Only about eight months into paying my new bank, I decided to refinance the mortgage to a 5/1 ARM at 3.375%. The refinance took about three months to complete.

The higher the premium the purchaser paid for my 4.625% mortgage, the more the purchaser lost since it only got my higher interest for about 11 months. I ultimately ended up refinancing the mortgage again after five years at no cost down to 2.875% and then paid the entire mortgage off five years later.

Always Think From The Investor’s Perspective

If you are ever confused about why things are the way they are in finance, always put yourself on the other side of the transaction. Putting yourself in someone else’s shoes not only allows you to negotiate better and invest better, it also allows you to be a more empathetic person during conflict.

When rates fall fast, like they do during a terrorist attack, the start of a war, or a health pandemic, the risk of prepayment increases. As a result, mortgage-backed security investors want to pay a lower premium.



A refinance boom creates underperformance or losses for their existing book of mortgage-backed securities because more of them are getting paid off through refinancing. Therefore, investors are less willing to pay for mortgages.

Key point: As the premium investors are paying goes down, the price for borrowers goes up, slightly, in either up-front costs or higher interest rates. As a result, mortgage rates do not fall as much as Treasury yields.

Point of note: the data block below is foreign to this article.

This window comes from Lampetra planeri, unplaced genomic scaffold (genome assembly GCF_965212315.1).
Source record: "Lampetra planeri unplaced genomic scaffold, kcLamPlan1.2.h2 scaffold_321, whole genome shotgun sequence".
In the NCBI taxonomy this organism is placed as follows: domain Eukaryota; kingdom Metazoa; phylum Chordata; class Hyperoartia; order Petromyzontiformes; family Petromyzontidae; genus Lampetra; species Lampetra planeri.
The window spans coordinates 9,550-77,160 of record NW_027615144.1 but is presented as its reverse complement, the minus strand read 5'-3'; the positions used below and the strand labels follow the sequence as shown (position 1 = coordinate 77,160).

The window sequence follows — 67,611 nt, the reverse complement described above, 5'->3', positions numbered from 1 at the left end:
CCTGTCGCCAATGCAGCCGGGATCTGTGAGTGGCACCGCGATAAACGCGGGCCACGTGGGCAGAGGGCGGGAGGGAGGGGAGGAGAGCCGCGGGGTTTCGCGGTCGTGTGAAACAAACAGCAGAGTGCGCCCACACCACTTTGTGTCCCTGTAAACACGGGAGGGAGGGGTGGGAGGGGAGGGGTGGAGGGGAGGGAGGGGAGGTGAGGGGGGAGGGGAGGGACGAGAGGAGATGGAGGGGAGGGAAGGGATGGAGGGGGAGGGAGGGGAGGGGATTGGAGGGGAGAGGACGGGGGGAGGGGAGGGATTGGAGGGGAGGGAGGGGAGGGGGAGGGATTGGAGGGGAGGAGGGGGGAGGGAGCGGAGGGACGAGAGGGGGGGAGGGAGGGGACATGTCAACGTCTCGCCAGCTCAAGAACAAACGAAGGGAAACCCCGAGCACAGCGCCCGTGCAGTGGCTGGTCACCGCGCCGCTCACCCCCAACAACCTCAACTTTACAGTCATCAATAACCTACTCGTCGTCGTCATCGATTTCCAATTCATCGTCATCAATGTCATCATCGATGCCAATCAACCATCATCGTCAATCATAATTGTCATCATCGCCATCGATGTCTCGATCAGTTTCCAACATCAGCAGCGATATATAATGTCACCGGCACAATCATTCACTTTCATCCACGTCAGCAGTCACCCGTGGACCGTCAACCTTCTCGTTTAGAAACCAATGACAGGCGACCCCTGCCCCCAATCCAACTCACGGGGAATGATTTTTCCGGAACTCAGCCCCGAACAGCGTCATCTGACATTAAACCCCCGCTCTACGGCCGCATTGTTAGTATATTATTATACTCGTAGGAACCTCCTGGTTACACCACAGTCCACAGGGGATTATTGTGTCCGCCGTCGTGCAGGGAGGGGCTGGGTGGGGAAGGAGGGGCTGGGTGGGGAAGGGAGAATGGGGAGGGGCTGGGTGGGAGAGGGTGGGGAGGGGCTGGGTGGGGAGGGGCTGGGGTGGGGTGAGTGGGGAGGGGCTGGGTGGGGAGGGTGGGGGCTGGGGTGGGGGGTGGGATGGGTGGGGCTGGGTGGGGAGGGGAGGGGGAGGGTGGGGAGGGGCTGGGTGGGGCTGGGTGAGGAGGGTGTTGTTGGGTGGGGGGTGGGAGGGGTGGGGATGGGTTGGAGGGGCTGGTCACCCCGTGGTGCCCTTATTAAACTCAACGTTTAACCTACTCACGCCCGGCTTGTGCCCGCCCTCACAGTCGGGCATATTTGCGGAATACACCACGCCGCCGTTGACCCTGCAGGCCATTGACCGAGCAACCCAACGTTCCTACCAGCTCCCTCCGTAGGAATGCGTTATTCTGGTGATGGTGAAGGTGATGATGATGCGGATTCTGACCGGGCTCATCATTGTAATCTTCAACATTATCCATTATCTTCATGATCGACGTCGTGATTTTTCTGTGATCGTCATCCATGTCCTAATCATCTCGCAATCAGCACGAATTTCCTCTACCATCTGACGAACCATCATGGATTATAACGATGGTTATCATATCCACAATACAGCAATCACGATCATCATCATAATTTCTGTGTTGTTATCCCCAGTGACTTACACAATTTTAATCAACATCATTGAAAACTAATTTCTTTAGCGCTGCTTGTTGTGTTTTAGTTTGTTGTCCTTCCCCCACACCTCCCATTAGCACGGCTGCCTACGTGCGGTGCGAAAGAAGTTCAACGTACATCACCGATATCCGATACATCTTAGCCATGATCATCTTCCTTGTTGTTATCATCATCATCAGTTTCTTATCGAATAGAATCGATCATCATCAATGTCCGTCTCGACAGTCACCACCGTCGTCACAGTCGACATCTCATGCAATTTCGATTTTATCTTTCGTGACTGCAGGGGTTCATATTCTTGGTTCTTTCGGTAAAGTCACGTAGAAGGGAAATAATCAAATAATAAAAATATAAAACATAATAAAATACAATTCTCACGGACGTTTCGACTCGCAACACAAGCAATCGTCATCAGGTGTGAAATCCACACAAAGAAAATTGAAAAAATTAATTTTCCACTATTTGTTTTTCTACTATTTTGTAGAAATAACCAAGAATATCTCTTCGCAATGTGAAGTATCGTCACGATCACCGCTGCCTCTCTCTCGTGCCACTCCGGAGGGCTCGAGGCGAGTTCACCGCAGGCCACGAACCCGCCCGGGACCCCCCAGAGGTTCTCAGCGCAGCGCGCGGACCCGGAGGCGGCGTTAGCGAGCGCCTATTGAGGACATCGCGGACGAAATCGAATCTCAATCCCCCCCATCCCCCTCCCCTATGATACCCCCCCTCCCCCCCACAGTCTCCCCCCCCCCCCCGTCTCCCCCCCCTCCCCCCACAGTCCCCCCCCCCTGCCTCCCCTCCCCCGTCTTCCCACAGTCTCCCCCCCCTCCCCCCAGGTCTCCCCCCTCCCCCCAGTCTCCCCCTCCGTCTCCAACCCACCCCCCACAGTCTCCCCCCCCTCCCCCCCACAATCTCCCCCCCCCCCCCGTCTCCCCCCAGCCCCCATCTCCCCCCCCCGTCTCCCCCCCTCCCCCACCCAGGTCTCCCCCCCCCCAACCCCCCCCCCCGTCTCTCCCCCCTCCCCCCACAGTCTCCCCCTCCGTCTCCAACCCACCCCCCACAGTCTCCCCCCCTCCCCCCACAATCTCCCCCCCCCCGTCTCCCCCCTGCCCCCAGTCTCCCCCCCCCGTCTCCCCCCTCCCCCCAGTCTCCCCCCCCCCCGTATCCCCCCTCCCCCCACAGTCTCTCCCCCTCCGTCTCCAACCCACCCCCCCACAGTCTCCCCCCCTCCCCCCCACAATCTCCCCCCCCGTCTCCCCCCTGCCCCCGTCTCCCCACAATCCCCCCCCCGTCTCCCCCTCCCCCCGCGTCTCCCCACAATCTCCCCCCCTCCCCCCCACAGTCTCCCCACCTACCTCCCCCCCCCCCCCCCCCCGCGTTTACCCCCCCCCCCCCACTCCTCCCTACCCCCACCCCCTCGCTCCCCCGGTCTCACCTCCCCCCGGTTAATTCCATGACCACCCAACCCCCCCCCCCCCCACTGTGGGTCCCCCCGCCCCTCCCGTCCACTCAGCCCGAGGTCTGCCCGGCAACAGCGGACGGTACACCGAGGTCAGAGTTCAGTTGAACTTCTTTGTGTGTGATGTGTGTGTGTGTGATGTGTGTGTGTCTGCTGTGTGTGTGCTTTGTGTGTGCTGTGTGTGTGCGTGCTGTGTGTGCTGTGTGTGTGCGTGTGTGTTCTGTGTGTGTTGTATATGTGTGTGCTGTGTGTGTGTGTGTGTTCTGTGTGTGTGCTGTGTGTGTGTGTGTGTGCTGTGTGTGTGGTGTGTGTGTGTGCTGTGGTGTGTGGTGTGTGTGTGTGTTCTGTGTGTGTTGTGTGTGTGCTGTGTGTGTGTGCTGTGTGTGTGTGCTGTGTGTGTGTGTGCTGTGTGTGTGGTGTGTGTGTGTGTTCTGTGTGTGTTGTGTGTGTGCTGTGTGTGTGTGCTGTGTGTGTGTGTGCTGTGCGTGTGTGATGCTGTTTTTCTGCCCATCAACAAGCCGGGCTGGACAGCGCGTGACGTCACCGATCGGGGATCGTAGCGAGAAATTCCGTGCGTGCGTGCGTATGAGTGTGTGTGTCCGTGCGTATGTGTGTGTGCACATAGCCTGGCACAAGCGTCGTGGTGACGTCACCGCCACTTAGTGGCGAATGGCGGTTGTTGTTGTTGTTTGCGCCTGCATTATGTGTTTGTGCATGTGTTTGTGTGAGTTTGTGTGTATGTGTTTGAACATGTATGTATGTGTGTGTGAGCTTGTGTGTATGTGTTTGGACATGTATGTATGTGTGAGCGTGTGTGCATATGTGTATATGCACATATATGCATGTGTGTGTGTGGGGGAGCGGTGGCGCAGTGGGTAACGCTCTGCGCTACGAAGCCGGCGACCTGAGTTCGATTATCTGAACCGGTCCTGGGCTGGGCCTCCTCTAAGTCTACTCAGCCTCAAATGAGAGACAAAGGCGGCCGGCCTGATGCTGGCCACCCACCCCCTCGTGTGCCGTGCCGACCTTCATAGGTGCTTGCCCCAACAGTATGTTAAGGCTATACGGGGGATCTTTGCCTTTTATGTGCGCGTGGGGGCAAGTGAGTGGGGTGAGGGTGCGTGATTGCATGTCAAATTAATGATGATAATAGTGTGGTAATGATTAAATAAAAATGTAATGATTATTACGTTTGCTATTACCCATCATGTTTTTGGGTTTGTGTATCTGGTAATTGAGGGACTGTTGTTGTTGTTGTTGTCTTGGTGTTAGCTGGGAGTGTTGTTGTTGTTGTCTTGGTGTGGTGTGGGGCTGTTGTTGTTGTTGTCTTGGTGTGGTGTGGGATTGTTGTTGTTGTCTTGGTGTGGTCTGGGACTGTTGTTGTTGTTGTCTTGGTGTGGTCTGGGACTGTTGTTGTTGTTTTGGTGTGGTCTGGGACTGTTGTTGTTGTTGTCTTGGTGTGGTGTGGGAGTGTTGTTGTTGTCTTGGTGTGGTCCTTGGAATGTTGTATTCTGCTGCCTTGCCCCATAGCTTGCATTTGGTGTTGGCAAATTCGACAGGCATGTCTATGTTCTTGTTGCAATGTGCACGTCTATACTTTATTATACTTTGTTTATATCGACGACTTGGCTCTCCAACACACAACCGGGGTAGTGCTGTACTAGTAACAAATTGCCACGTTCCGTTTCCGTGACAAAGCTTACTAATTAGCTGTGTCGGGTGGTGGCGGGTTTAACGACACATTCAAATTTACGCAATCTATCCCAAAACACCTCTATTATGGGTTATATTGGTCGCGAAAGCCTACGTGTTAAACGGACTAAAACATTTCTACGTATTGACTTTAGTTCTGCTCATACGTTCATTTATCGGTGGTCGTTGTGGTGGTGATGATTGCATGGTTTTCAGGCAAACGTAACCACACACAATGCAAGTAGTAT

Final Reason Why Mortgage Rates Don’t Fall As Quickly

Although mortgage rates have fallen to 8-year lows, with the way things are going, I believe there is a ~90% chance mortgage rates across all durations will eventually fall to all-time lows like U.S. Treasury yields.

The reason why I don’t think there’s a 100% chance all mortgage rates fall to all-time lows is because banks, like gas stations make their own bets too. And some banks might just keep their mortgages rates higher on the expectation that Treasury yields will come back up so they can make greater profits.

But if they are wrong, they will probably lose a lot of refinance business to their competitors. Which means they will eventually have to lower their mortgage rates as well. to stay competitive.

Finally, some banks will keep their mortgage rates higher than their competitors simply because they are overrun with business. The lender just doesn’t have enough personnel to handle all the new refinancing demand. Too much demand is partially why my last mortgage refinance took over four months to complete instead of their promised three months.



Just like how it’s difficult to time the bottom of the stock market to purchase, it’s hard to time the bottom of mortgage rates. But unlike with stocks, you know exactly how much money you will save by refinancing a mortgage over a certain period of time once you do the math. You got a bird in the hand.

Everybody with a mortgage needs to be having a conversation with a lender today. If you don’t see rates going lower, keep on hunting for the lender that wants your business. Plenty have the staff and the desire to meet your demand!

Refinance your mortgage: Check out Credible, my favorite mortgage marketplace where prequalified lenders compete for your business. You can get competitive, real quotes in under three minutes for free. Also check out LendingTree to get as any free quotes as possible to make the best decision. Mortgage rates are at all-time lows. Take advantage.

All-time low mortgage rates

Readers, are you encountering lenders who are stubbornly not dropping their mortgage rates as quickly as the decline in US Treasury bond yields? What type of mortgage rates are you seeing out there with the 10-year bond yield now at ~0.67%?